* Vote buying is what Morrison does best and it works regardless of the good of Australia.
* No Government can be trusted where there is an opportunity for political gain and there needs to be an independent body that assesses, prioritises and approves these projects. Not only would we then get the projects we need but perhaps we would also get a more realistic budget.
* A little closer digging might reveal that funds such as the '$4.8 billion federal Urban Congestion Fund' are really just created for one purpose, pre election pork barrelling. And pork barrelling is almost always rushed to try and hide it from scrutiny until after the election.
* The way the Andrews government has managed major budgets and due process with items like environmental report requirements has been a disgrace. Worse it has cost the state billions of dollars on seemingly every project current being run. The only bigger disgrace is the faux consultation process they run with local communities affected by these projects.
* East-west link - designed as a political wedge; benefit to cost ratio of 0.45 (IIRC), and likely overestimated. None should be built without a BCR significantly greater than 1.0...preferably greater than 2.0. Westgate tunnel - no business case. BCR? Who knows...public tolling on roads across greater Melbourne extended by TEN YEARS in addition to up front costs. This is tax by another name. The suburban rail tunnel is similarly lacking in proper analysis - including any consideration of alternatives. The Regional Rail Link in Victoria, started under Bracks or Brumby, with a contribution from the feds under Gillard was crippled under Ballieu / Napthine, and ran overcapacity no sooner than it commenced, due to the massive population unloaded into the western suburbs, with hundreds of thousands more to be added. Governments have proven over the long term that they are poor custodians of public transport infrastructure projects. I fear that the major beneficiaries of the Victorian transport projects have been the CFMMEU, albeit that the level crossing removals have largely been a welcome change to Melbourne. Local councils are no better. The waste is staggering.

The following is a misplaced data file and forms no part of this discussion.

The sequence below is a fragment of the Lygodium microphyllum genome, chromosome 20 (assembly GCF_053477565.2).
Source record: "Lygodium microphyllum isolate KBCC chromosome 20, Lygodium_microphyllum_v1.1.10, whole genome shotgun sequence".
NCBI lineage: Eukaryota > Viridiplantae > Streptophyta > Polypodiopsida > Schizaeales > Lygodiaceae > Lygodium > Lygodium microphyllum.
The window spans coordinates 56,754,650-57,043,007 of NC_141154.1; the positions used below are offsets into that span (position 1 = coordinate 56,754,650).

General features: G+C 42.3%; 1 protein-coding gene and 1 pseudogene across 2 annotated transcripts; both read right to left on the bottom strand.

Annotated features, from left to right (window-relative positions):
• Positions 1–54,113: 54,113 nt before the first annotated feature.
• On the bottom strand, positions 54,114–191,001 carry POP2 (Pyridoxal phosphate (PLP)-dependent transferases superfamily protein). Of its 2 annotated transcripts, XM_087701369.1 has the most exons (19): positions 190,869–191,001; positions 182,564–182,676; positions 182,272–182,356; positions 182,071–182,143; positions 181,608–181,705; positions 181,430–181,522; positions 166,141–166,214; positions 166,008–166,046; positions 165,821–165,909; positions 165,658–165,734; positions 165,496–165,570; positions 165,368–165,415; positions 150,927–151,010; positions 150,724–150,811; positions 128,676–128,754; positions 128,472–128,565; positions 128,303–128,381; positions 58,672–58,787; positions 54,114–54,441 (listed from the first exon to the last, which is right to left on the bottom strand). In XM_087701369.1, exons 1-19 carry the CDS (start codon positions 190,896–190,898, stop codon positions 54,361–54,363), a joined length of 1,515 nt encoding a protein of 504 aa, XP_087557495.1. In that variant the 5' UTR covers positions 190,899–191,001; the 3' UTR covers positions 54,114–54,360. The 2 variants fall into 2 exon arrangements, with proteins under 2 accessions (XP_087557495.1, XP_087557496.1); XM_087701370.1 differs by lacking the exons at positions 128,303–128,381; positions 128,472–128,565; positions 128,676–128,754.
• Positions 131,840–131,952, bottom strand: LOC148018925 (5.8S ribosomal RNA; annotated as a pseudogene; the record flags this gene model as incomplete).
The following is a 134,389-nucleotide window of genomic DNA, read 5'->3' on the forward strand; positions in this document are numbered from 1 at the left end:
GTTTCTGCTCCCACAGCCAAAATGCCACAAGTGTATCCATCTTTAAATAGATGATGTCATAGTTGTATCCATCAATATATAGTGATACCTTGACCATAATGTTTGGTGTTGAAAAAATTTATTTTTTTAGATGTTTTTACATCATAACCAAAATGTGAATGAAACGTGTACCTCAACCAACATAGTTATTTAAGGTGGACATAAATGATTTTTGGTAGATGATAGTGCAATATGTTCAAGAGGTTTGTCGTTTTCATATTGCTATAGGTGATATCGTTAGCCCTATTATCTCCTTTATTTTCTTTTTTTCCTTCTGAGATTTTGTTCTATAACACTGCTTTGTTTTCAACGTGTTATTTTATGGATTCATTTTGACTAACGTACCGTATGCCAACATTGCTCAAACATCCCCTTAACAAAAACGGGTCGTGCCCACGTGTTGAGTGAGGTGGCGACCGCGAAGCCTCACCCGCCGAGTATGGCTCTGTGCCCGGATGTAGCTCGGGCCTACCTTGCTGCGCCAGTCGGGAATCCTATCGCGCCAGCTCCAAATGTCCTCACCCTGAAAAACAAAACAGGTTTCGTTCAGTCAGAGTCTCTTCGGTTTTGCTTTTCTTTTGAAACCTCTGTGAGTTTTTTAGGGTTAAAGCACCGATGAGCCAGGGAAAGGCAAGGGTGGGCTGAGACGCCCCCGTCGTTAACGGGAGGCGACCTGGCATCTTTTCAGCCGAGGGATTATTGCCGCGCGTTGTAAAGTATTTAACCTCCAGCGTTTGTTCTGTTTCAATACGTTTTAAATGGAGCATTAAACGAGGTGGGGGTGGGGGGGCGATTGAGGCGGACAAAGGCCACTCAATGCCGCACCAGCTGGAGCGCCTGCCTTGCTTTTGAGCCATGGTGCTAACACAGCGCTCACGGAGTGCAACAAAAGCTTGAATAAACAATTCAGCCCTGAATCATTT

* Everything in this article is essentialy "common sense". However, our politicians are very reluctant to make the necessary reforms. We need much more input from, genuinely independent, infrastructure experts who do have the common wealth and good foremost in their deliberations. We need formal procedures legislated for and we also need a Federal Anti-Corruption Body with real teeth to ensure that good practice is not deviated from. We also need quality media such as Nine to maintain an unrelenting campaign. I'm sure that the readership no matter their party leanings would fully back you in this.